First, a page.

T4 Templates Part Duex

by jmorris 15. December 2010 23:04

I previously wrote about some experiences I have had with T4 templates and generating objects from database tables using the MSSQL metadata tables. Well another code generation opportunity came up and a comment by a reader pointed me in the direction of Damian Guard’s Manager.tt template so I decided to take a look. Nothing wrong with using something better than what you’ve already developed.

First up, a couple of observations with T4 and VS2010 (my previous experience with T4 in my post was using VS2008 and it would interesting to see how far T4 and IDE have come along).

“Save” Means “Execute”…Still!

The first thing I have noticed, which I was hoping would have changed, was the generation model/compilation model: when ever you hit Ctrl S, the template will save and immediately be run by the T4 engine. The problem with this is that if your doing a bunch of refactoring and if your work flow is modify/save/build (such as mine is, I blame TDD) then you’ll quickly slow down as the code generated that doesn’t compile will muck up VS. For example if you are generating a lot of files, things slow down to a stop if this happens after every save. I think it would be so much nicer if it was tied into it’s own command (such as in the Build dropdown) and instead of piggy-backing on “Save”.

Always Set debug=true!

This is super important -- always set debug to “true” on your template headers:


Doing this is the difference between pulling your hair out trying to figure what is failing and quickly fixing the issue and moving along

Assembly Locking is Major PITA: Use VolatileAssembly Directive from the T4 Toolbox!

Note: Apparently this is resolved in VS2010 SP1 (Thanks Will!)

One thing that you’ll quickly discover if your calling into code that exists outside of the template (such as the assembly that you are creating your templates in) is that the T4 engine will reuse the assemblies used by the templates, thus they will remain blocked while the engine is running. What this means is that you will have to close VS and reopen it if you want to modify the code in those assemblies (such as when you discover an issue in the code the template is using to generate your output).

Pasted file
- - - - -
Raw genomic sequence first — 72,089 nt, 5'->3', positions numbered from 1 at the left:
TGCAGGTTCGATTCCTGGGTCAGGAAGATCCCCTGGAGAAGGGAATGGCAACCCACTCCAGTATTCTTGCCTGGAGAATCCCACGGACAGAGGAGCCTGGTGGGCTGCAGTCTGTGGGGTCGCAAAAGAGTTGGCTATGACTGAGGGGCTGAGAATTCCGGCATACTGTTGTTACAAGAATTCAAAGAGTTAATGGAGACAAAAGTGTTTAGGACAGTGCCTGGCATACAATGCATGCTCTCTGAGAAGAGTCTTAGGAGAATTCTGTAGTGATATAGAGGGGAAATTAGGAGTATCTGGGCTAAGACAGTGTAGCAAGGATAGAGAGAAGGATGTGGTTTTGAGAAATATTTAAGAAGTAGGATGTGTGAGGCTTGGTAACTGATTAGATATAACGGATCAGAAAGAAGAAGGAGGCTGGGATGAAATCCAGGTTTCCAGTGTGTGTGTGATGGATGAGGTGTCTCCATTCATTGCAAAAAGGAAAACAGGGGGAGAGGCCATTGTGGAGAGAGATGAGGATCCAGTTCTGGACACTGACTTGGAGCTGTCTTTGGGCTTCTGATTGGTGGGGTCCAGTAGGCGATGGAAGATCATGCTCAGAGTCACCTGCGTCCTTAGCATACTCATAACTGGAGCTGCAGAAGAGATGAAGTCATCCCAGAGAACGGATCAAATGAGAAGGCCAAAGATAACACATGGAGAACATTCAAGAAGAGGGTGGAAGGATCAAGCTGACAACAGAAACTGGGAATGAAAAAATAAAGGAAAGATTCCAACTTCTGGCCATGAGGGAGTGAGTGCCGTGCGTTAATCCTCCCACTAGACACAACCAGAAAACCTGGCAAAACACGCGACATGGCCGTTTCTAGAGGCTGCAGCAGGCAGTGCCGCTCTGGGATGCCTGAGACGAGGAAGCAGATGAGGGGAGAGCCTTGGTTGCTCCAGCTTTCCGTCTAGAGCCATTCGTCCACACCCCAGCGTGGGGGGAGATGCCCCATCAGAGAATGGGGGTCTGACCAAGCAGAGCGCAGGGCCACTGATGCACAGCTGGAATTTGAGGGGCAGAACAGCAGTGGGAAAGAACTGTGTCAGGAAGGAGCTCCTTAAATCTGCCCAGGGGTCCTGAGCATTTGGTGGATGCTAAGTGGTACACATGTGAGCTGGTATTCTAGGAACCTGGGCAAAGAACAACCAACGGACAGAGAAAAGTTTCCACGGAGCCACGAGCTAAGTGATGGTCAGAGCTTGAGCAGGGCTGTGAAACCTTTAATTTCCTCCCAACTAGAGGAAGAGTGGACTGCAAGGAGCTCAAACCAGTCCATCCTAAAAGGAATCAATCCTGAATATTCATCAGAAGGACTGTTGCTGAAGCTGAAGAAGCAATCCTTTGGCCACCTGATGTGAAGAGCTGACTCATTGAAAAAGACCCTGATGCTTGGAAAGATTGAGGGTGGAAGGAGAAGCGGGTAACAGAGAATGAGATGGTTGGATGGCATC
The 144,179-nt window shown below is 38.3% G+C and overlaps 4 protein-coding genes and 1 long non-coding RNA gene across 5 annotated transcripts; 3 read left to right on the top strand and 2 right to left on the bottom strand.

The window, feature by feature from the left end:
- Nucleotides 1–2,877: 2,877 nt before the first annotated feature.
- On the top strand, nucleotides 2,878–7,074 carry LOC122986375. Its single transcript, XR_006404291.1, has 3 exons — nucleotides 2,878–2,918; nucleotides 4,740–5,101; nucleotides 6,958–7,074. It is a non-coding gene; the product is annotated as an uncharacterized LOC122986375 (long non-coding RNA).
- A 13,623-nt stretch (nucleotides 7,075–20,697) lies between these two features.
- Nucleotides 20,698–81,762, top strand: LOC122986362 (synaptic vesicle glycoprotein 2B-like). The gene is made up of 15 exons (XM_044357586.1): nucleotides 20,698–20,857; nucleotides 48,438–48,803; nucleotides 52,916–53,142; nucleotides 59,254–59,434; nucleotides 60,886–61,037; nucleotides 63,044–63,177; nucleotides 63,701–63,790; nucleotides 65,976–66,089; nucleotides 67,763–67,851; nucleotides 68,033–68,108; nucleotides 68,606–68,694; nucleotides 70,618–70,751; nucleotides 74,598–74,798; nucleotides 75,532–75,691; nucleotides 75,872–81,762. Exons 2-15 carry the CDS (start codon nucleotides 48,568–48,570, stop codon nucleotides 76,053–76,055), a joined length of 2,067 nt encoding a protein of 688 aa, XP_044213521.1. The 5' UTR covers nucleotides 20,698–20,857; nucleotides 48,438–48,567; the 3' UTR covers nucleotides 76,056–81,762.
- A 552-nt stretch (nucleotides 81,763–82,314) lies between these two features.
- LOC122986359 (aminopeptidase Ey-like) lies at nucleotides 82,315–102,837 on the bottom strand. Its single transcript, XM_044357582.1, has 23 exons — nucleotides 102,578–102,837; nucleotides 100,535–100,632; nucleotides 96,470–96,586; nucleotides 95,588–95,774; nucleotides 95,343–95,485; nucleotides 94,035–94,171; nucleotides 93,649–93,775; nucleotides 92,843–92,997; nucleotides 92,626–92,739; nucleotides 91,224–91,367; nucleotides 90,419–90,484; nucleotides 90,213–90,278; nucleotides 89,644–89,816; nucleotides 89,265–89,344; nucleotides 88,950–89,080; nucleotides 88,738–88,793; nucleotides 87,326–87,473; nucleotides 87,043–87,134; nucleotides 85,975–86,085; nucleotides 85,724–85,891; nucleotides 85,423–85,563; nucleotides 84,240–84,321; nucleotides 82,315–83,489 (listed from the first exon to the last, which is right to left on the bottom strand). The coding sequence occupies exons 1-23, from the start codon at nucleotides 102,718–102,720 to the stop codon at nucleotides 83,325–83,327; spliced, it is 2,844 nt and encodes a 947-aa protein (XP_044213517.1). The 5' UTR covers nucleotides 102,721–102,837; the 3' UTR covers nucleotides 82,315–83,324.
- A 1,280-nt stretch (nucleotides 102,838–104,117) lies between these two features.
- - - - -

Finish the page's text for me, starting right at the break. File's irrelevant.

Closing and Reopening Visual Studio is a major PITA and seriously cuts into your productivity. Fortunately, there is a workaround: download and install the T4 Toolbox from CodePlex.com and use the VolatileAssembly directive on one and only one template.


What this does is create a temporary copy of the referenced assembly for each template generation which is cleaned up after the generation completes.

Damien Guards Manager.tt Template Rocks!

Now for the grand finale: Damien Guards Manager.tt is awesome and really makes multi-file code generation easy. For details, check out his blog posting from the references below, but here is quick overview:


Here is a breakdown of what is going on:

  1. Include Damien’s Manager.tt T4 template
  2. Create a reference to the T4 generation environment
  3. Start a new file using StartNewFile(string fileName). The file’s body is created between this method call and the next EndBlock()
  4. EndBlock() stops the generation of the file’s body
  5. StartHeader() starts a new header section
  6. EndBlock() ends the header section
  7. Call Process() to generate the files

It’s really pretty straightforward and easy to use.


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Jeff Morris

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